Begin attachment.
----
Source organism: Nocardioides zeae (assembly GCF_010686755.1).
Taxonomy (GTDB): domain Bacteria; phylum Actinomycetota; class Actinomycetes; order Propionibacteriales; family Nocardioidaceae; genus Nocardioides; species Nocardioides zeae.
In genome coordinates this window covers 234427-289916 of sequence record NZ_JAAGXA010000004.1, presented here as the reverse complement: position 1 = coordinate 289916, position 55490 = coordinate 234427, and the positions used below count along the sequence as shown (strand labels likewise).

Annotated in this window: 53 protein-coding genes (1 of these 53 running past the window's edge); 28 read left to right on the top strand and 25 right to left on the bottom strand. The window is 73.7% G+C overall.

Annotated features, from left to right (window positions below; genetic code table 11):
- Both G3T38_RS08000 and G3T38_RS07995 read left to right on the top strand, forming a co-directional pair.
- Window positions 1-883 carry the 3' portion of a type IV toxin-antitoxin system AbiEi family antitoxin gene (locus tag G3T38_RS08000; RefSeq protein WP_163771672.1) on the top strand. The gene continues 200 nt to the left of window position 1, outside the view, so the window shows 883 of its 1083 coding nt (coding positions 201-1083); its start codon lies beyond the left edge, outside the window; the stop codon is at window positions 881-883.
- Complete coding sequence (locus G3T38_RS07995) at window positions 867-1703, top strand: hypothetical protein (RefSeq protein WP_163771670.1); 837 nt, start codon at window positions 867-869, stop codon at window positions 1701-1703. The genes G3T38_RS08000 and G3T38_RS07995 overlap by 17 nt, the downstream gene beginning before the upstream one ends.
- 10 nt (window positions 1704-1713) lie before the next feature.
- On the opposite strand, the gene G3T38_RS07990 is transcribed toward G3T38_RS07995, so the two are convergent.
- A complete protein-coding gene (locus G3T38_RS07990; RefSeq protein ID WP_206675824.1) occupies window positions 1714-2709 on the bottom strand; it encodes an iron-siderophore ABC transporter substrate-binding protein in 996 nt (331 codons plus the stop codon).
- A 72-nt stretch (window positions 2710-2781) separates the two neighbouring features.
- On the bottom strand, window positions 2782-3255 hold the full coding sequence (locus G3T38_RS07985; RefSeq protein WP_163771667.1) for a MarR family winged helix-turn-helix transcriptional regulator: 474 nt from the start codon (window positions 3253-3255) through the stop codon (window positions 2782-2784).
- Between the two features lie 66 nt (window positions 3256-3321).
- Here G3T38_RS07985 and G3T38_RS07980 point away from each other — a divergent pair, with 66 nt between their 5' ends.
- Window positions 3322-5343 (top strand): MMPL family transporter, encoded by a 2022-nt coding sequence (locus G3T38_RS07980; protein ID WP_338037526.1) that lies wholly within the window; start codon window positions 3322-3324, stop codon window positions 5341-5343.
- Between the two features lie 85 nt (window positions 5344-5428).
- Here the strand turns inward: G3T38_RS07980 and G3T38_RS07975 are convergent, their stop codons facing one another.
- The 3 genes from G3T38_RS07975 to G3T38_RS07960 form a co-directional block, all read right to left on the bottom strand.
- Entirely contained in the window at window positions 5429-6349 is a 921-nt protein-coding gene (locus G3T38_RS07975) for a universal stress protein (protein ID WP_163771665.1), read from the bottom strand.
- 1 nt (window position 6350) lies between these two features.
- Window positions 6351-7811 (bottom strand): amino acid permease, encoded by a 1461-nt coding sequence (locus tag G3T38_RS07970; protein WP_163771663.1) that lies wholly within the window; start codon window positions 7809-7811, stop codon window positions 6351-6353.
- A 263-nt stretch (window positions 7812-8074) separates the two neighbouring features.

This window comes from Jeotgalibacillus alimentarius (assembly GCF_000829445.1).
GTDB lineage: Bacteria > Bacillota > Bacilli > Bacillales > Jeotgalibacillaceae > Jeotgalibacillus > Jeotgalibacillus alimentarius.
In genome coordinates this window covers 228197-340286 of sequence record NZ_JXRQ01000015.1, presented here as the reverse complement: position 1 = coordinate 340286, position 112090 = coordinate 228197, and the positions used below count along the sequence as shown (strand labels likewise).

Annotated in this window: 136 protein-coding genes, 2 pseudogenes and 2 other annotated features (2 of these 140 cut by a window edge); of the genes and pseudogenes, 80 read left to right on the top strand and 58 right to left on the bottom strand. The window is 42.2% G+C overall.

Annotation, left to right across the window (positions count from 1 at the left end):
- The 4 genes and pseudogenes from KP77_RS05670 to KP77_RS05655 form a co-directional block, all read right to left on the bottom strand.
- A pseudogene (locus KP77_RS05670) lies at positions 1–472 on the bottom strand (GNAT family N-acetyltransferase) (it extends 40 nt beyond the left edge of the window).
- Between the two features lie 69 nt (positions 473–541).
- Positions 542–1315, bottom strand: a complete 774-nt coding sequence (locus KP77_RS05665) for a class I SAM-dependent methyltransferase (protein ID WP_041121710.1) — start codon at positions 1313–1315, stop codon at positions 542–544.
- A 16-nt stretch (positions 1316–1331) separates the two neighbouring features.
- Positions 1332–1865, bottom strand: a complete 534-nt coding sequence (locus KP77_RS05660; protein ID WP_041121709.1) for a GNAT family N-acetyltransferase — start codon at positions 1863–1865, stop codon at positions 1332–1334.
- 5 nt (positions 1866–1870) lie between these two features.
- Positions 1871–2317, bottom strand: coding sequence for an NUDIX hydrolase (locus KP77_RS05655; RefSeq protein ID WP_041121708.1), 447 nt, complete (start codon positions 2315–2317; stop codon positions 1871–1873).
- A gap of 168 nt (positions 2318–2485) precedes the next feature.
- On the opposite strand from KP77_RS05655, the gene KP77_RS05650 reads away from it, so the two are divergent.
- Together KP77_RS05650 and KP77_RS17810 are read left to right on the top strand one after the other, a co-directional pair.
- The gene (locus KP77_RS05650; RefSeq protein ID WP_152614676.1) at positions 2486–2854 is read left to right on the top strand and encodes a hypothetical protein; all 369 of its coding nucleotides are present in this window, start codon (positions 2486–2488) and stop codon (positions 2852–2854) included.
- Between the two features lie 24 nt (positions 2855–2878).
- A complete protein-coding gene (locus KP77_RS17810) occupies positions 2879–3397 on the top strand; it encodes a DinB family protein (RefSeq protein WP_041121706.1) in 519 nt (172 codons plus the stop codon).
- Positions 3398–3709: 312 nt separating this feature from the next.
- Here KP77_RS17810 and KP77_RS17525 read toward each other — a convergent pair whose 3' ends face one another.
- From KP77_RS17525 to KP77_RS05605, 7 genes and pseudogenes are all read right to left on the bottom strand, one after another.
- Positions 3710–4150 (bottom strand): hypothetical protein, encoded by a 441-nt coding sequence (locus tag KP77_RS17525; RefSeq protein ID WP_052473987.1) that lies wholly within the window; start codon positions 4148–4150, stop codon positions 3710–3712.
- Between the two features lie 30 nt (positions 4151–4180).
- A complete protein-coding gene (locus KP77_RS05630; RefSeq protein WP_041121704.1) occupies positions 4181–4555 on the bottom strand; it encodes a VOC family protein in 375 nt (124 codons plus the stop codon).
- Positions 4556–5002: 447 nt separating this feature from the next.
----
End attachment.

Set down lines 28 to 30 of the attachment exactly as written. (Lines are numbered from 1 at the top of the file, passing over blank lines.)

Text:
Annotation, left to right across the window (positions count from 1 at the left end):
- The 4 genes and pseudogenes from KP77_RS05670 to KP77_RS05655 form a co-directional block, all read right to left on the bottom strand.
- A pseudogene (locus KP77_RS05670) lies at positions 1–472 on the bottom strand (GNAT family N-acetyltransferase) (it extends 40 nt beyond the left edge of the window).